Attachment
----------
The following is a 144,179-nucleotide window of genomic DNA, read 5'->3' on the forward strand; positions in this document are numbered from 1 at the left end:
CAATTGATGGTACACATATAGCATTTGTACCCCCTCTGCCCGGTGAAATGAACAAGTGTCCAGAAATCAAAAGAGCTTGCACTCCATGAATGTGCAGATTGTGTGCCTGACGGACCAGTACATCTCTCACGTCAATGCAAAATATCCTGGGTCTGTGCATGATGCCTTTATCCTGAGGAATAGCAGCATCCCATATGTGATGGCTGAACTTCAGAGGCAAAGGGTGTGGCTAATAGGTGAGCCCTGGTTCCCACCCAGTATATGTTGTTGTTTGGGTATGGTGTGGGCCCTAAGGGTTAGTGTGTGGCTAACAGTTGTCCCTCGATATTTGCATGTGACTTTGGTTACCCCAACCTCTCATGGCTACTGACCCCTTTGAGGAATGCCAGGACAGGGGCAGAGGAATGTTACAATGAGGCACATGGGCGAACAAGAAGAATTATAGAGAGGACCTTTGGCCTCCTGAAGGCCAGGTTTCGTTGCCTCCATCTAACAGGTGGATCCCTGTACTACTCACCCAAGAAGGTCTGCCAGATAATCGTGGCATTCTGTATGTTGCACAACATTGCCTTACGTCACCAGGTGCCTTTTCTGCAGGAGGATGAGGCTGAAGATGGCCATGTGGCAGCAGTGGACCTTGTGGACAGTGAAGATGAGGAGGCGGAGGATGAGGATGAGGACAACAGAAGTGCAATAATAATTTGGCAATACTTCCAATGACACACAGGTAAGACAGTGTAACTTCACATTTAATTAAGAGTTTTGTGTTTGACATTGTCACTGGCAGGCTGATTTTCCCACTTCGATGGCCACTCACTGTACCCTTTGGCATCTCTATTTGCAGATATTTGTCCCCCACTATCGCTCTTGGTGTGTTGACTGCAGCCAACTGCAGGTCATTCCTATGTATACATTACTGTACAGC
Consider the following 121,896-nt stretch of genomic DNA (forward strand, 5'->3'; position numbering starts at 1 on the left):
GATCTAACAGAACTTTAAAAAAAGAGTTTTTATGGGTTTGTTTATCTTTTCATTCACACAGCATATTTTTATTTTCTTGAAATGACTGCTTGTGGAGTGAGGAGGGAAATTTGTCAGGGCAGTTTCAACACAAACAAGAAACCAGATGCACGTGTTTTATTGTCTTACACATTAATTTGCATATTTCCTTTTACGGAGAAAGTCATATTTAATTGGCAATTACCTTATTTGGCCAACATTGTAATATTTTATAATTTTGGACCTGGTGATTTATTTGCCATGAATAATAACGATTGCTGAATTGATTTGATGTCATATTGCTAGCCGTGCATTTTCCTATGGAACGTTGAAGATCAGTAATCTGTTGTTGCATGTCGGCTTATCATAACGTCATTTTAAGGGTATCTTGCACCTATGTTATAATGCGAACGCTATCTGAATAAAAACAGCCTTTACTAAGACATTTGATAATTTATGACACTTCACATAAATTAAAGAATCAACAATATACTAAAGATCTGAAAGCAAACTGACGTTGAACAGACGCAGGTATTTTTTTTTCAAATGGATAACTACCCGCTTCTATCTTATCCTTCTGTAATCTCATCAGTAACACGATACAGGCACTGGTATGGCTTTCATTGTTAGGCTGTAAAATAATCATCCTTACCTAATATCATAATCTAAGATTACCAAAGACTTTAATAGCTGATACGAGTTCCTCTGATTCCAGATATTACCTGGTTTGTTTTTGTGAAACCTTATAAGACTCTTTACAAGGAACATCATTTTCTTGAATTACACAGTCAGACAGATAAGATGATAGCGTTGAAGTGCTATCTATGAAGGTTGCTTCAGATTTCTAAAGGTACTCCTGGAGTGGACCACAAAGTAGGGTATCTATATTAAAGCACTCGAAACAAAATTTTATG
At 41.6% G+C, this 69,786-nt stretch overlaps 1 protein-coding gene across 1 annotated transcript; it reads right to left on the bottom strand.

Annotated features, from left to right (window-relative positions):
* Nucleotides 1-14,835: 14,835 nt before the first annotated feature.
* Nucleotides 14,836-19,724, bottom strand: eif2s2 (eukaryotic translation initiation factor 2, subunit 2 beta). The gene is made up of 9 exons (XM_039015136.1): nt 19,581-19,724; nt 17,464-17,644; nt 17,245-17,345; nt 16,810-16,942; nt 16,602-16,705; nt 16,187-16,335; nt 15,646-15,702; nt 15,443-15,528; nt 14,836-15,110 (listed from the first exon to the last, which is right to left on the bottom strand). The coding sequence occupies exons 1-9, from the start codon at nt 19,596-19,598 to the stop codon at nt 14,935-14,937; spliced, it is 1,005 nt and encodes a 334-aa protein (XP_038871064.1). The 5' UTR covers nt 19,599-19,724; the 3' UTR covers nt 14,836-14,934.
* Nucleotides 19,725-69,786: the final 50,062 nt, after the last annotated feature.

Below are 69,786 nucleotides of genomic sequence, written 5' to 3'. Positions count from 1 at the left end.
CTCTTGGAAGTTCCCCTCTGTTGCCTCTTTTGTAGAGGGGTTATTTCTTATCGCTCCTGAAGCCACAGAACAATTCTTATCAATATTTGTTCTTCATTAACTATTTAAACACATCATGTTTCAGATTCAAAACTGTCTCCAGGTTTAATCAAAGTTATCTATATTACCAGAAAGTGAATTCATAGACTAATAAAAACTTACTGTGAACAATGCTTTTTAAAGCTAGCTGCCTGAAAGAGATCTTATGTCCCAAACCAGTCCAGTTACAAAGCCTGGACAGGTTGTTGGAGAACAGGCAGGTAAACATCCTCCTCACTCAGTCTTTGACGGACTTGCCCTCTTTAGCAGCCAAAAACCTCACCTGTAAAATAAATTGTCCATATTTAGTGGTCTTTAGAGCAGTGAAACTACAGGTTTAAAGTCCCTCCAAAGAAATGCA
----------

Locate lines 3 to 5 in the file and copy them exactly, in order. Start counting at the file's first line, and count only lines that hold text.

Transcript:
Consider the following 121,896-nt stretch of genomic DNA (forward strand, 5'->3'; position numbering starts at 1 on the left):
GATCTAACAGAACTTTAAAAAAAGAGTTTTTATGGGTTTGTTTATCTTTTCATTCACACAGCATATTTTTATTTTCTTGAAATGACTGCTTGTGGAGTGAGGAGGGAAATTTGTCAGGGCAGTTTCAACACAAACAAGAAACCAGATGCACGTGTTTTATTGTCTTACACATTAATTTGCATATTTCCTTTTACGGAGAAAGTCATATTTAATTGGCAATTACCTTATTTGGCCAACATTGTAATATTTTATAATTTTGGACCTGGTGATTTATTTGCCATGAATAATAACGATTGCTGAATTGATTTGATGTCATATTGCTAGCCGTGCATTTTCCTATGGAACGTTGAAGATCAGTAATCTGTTGTTGCATGTCGGCTTATCATAACGTCATTTTAAGGGTATCTTGCACCTATGTTATAATGCGAACGCTATCTGAATAAAAACAGCCTTTACTAAGACATTTGATAATTTATGACACTTCACATAAATTAAAGAATCAACAATATACTAAAGATCTGAAAGCAAACTGACGTTGAACAGACGCAGGTATTTTTTTTTCAAATGGATAACTACCCGCTTCTATCTTATCCTTCTGTAATCTCATCAGTAACACGATACAGGCACTGGTATGGCTTTCATTGTTAGGCTGTAAAATAATCATCCTTACCTAATATCATAATCTAAGATTACCAAAGACTTTAATAGCTGATACGAGTTCCTCTGATTCCAGATATTACCTGGTTTGTTTTTGTGAAACCTTATAAGACTCTTTACAAGGAACATCATTTTCTTGAATTACACAGTCAGACAGATAAGATGATAGCGTTGAAGTGCTATCTATGAAGGTTGCTTCAGATTTCTAAAGGTACTCCTGGAGTGGACCACAAAGTAGGGTATCTATATTAAAGCACTCGAAACAAAATTTTATG
At 41.6% G+C, this 69,786-nt stretch overlaps 1 protein-coding gene across 1 annotated transcript; it reads right to left on the bottom strand.